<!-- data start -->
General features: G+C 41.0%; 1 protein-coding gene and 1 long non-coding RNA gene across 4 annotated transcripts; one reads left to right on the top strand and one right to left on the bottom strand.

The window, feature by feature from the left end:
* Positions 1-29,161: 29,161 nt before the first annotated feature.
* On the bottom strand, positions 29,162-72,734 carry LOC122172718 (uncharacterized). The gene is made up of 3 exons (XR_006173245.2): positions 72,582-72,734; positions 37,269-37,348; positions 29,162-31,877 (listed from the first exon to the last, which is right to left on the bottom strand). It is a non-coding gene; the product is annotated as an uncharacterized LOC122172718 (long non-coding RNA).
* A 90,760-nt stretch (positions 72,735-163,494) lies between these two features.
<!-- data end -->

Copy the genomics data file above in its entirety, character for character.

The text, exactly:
General features: G+C 41.0%; 1 protein-coding gene and 1 long non-coding RNA gene across 4 annotated transcripts; one reads left to right on the top strand and one right to left on the bottom strand.

The window, feature by feature from the left end:
* Positions 1-29,161: 29,161 nt before the first annotated feature.
* On the bottom strand, positions 29,162-72,734 carry LOC122172718 (uncharacterized). The gene is made up of 3 exons (XR_006173245.2): positions 72,582-72,734; positions 37,269-37,348; positions 29,162-31,877 (listed from the first exon to the last, which is right to left on the bottom strand). It is a non-coding gene; the product is annotated as an uncharacterized LOC122172718 (long non-coding RNA).
* A 90,760-nt stretch (positions 72,735-163,494) lies between these two features.